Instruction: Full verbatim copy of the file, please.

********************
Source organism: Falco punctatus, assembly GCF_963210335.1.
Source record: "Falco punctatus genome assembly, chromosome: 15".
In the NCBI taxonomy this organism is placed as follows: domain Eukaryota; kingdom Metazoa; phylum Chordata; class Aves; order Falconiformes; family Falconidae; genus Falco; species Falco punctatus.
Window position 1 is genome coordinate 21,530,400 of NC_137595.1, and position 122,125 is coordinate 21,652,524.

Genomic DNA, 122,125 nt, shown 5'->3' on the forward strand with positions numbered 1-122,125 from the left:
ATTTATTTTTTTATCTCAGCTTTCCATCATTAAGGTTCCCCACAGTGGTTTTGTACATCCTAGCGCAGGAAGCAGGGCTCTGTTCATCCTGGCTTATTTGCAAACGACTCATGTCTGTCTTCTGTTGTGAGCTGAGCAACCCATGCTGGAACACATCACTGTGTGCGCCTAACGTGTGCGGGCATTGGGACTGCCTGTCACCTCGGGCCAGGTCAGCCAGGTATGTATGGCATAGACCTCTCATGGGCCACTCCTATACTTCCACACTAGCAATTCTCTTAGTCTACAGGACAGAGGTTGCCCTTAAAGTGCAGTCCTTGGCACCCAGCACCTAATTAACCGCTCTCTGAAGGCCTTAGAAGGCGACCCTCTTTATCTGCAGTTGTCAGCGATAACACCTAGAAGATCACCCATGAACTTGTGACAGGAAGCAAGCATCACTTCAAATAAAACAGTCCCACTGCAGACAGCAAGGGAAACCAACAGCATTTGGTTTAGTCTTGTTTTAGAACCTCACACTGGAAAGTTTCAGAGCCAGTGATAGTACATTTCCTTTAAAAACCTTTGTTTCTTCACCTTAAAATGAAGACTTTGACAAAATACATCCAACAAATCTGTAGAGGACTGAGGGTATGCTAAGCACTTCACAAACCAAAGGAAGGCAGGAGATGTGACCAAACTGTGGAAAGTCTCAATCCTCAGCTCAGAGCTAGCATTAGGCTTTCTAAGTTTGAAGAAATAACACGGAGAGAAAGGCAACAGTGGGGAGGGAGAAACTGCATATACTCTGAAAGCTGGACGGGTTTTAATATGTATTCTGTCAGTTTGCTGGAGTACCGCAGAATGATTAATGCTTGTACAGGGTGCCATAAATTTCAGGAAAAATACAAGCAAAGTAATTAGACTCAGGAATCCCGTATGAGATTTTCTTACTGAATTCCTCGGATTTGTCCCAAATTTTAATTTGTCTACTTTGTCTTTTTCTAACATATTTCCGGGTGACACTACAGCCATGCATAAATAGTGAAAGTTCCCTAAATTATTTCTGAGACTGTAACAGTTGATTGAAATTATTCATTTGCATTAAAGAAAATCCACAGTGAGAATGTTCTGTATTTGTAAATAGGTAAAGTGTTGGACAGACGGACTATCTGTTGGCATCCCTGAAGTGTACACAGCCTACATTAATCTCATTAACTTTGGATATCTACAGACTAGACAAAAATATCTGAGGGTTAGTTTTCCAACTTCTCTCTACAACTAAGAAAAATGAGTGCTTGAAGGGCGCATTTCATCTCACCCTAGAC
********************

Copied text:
Source organism: Falco punctatus, assembly GCF_963210335.1.
Source record: "Falco punctatus genome assembly, chromosome: 15".
In the NCBI taxonomy this organism is placed as follows: domain Eukaryota; kingdom Metazoa; phylum Chordata; class Aves; order Falconiformes; family Falconidae; genus Falco; species Falco punctatus.
Window position 1 is genome coordinate 21,530,400 of NC_137595.1, and position 122,125 is coordinate 21,652,524.

Genomic DNA, 122,125 nt, shown 5'->3' on the forward strand with positions numbered 1-122,125 from the left:
ATTTATTTTTTTATCTCAGCTTTCCATCATTAAGGTTCCCCACAGTGGTTTTGTACATCCTAGCGCAGGAAGCAGGGCTCTGTTCATCCTGGCTTATTTGCAAACGACTCATGTCTGTCTTCTGTTGTGAGCTGAGCAACCCATGCTGGAACACATCACTGTGTGCGCCTAACGTGTGCGGGCATTGGGACTGCCTGTCACCTCGGGCCAGGTCAGCCAGGTATGTATGGCATAGACCTCTCATGGGCCACTCCTATACTTCCACACTAGCAATTCTCTTAGTCTACAGGACAGAGGTTGCCCTTAAAGTGCAGTCCTTGGCACCCAGCACCTAATTAACCGCTCTCTGAAGGCCTTAGAAGGCGACCCTCTTTATCTGCAGTTGTCAGCGATAACACCTAGAAGATCACCCATGAACTTGTGACAGGAAGCAAGCATCACTTCAAATAAAACAGTCCCACTGCAGACAGCAAGGGAAACCAACAGCATTTGGTTTAGTCTTGTTTTAGAACCTCACACTGGAAAGTTTCAGAGCCAGTGATAGTACATTTCCTTTAAAAACCTTTGTTTCTTCACCTTAAAATGAAGACTTTGACAAAATACATCCAACAAATCTGTAGAGGACTGAGGGTATGCTAAGCACTTCACAAACCAAAGGAAGGCAGGAGATGTGACCAAACTGTGGAAAGTCTCAATCCTCAGCTCAGAGCTAGCATTAGGCTTTCTAAGTTTGAAGAAATAACACGGAGAGAAAGGCAACAGTGGGGAGGGAGAAACTGCATATACTCTGAAAGCTGGACGGGTTTTAATATGTATTCTGTCAGTTTGCTGGAGTACCGCAGAATGATTAATGCTTGTACAGGGTGCCATAAATTTCAGGAAAAATACAAGCAAAGTAATTAGACTCAGGAATCCCGTATGAGATTTTCTTACTGAATTCCTCGGATTTGTCCCAAATTTTAATTTGTCTACTTTGTCTTTTTCTAACATATTTCCGGGTGACACTACAGCCATGCATAAATAGTGAAAGTTCCCTAAATTATTTCTGAGACTGTAACAGTTGATTGAAATTATTCATTTGCATTAAAGAAAATCCACAGTGAGAATGTTCTGTATTTGTAAATAGGTAAAGTGTTGGACAGACGGACTATCTGTTGGCATCCCTGAAGTGTACACAGCCTACATTAATCTCATTAACTTTGGATATCTACAGACTAGACAAAAATATCTGAGGGTTAGTTTTCCAACTTCTCTCTACAACTAAGAAAAATGAGTGCTTGAAGGGCGCATTTCATCTCACCCTAGAC